David Brooks' bigoted rant

In today's New York Times, the self-satisfied columnist isn't too sure about the Egyptian people's mental capacity

Published July 5, 2013 3:04PM (EDT)

David Brooks           (AP/Nam Y. Huh)
David Brooks (AP/Nam Y. Huh)

Since when did the New York Times get into the business of publishing old-school bigoted rants deriding whole populations and cultures as cognitively incapacitated? This is a pressing question considering David Brooks' stunning column today on the situation in Egypt.

In his piece, titled "Defending the Coup," Brooks offers up the standard "burn the village to save it" argument for subverting democracy. That's not what's interesting, nor is his omission of the entire 30-year history of the U.S.-backed dictatorships in Egypt, and how that might make a transition to democracy a bit bumpy. Those facile theories and omissions are standard fare in the establishment media -- irritating, offensive, but hardly newsworthy.

What is newsworthy is the Times publishing a column that uses those theories and omissions to then forward an argument that reads like a unhinged manifesto from a 19th century eugenicist. Here's what I mean (emphasis added):

Right now, as Walter Russell Mead of Bard College put it, there are large populations across the Middle East who feel intense rage and comprehensive dissatisfaction with the status quo but who have no practical idea how to make things better...

It’s not that Egypt doesn’t have a recipe for a democratic transition. It seems to lack even the basic mental ingredients.

Yes, that's right, according to Brooks, a country and culture of 82 million is having a difficult time transitioning to democracy not because it has been repressed for decades, and not because it has few well-established democratic institutions, but instead because the people inherently don't possess the cognitive ("mental") capacity for self-governance.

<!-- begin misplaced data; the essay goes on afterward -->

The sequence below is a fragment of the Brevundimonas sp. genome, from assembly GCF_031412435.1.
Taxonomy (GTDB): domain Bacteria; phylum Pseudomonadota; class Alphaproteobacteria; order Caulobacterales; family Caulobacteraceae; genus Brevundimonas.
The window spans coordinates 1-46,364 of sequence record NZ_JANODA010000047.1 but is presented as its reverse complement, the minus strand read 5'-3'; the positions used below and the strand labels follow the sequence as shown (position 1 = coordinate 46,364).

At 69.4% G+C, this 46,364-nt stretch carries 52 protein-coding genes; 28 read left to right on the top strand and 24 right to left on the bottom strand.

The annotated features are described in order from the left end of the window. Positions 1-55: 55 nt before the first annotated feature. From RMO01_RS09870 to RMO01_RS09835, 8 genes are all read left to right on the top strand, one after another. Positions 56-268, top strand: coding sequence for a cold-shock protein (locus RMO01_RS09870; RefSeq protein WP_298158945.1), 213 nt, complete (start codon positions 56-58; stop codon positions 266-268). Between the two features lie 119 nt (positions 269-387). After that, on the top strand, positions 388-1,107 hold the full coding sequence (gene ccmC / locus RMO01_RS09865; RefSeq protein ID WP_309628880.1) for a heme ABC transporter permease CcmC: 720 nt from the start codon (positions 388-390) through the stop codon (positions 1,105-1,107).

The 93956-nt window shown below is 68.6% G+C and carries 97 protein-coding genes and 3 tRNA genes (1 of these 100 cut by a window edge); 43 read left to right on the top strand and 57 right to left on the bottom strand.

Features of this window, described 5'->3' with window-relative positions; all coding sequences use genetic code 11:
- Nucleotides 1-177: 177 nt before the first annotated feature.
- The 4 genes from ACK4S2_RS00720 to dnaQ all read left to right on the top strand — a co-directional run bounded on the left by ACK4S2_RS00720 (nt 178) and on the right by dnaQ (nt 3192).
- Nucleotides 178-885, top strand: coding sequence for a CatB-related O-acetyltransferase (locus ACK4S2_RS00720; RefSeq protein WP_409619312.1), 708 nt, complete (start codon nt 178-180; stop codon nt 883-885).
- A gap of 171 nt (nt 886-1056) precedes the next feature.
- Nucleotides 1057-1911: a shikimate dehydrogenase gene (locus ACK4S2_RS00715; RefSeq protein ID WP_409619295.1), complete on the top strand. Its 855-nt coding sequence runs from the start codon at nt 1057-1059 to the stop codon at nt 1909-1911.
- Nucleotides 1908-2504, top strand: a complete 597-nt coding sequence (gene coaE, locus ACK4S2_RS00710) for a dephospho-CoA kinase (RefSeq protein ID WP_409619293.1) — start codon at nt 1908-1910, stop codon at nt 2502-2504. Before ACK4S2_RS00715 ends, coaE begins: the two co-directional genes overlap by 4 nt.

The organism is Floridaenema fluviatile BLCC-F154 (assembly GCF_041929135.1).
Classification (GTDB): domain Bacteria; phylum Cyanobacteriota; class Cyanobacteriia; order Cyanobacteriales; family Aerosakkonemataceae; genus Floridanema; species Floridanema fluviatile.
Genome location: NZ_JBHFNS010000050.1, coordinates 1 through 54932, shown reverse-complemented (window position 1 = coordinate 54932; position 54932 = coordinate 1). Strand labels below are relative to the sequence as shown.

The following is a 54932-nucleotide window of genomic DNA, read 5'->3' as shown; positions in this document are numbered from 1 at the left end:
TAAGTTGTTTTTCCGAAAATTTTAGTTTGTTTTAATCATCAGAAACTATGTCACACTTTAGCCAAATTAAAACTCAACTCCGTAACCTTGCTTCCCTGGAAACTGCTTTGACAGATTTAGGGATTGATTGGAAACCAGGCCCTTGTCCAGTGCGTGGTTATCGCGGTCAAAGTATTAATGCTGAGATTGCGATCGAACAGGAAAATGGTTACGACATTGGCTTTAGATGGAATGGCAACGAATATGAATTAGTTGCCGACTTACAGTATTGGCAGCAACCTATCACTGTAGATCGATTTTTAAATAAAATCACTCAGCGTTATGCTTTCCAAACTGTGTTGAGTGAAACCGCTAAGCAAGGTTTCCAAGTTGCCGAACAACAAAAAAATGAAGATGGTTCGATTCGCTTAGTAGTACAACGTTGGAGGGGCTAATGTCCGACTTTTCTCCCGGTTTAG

To know this is some hardcore bigotry, just imagine saying the same thing about another demographic subgroup. Imagine, for instance, if Brooks said cities with large minority populations in the United States were facing corruption problems and blight because those minorities "lack even the basic mental ingredients" for better governance. It would be universally -- and rightly -- denounced as wildly racist by everyone other than white supremacists.

As alluded to above, there are many reasons Egypt is facing serious problems. You can say that and also believe Mohamed Morsi was a disastrous leader for the country. But once you get into deriding entire populations as intrinsically lacking the cognitive capacity for self-governance, you've jumped into the ugliest, most discredited and vile kind of invective of all -- the kind of bigotry that insinuates whole populations are genetically, culturally or otherwise inherently deficient.

That kind of ugly propaganda was supposed to be a thing of the past, but David Brooks and the Times prove it is still unfortunately very much a part of the present.

By David Sirota

David Sirota is a senior writer for the International Business Times and the best-selling author of the books "Hostile Takeover," "The Uprising" and "Back to Our Future." E-mail him at ds@davidsirota.com, follow him on Twitter @davidsirota or visit his website at www.davidsirota.com.

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Related Topics ------------------------------------------

Bigotry David Brooks Egypt Egyptian Revolution Media Criticism The New York Times